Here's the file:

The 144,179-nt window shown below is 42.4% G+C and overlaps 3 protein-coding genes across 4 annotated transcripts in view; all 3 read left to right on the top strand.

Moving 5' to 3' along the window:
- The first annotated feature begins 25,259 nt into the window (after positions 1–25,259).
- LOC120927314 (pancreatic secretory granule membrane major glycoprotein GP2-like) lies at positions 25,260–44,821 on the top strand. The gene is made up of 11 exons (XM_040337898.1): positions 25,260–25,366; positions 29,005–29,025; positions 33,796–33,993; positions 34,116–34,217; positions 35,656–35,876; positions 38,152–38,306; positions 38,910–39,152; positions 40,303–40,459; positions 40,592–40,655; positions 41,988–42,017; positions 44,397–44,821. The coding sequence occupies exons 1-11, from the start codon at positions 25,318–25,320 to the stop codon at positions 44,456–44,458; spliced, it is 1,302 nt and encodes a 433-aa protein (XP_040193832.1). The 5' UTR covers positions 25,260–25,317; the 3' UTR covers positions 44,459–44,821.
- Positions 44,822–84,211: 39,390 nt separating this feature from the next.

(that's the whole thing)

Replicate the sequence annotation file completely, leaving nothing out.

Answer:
The 144,179-nt window shown below is 42.4% G+C and overlaps 3 protein-coding genes across 4 annotated transcripts in view; all 3 read left to right on the top strand.

Moving 5' to 3' along the window:
- The first annotated feature begins 25,259 nt into the window (after positions 1–25,259).
- LOC120927314 (pancreatic secretory granule membrane major glycoprotein GP2-like) lies at positions 25,260–44,821 on the top strand. The gene is made up of 11 exons (XM_040337898.1): positions 25,260–25,366; positions 29,005–29,025; positions 33,796–33,993; positions 34,116–34,217; positions 35,656–35,876; positions 38,152–38,306; positions 38,910–39,152; positions 40,303–40,459; positions 40,592–40,655; positions 41,988–42,017; positions 44,397–44,821. The coding sequence occupies exons 1-11, from the start codon at positions 25,318–25,320 to the stop codon at positions 44,456–44,458; spliced, it is 1,302 nt and encodes a 433-aa protein (XP_040193832.1). The 5' UTR covers positions 25,260–25,317; the 3' UTR covers positions 44,459–44,821.
- Positions 44,822–84,211: 39,390 nt separating this feature from the next.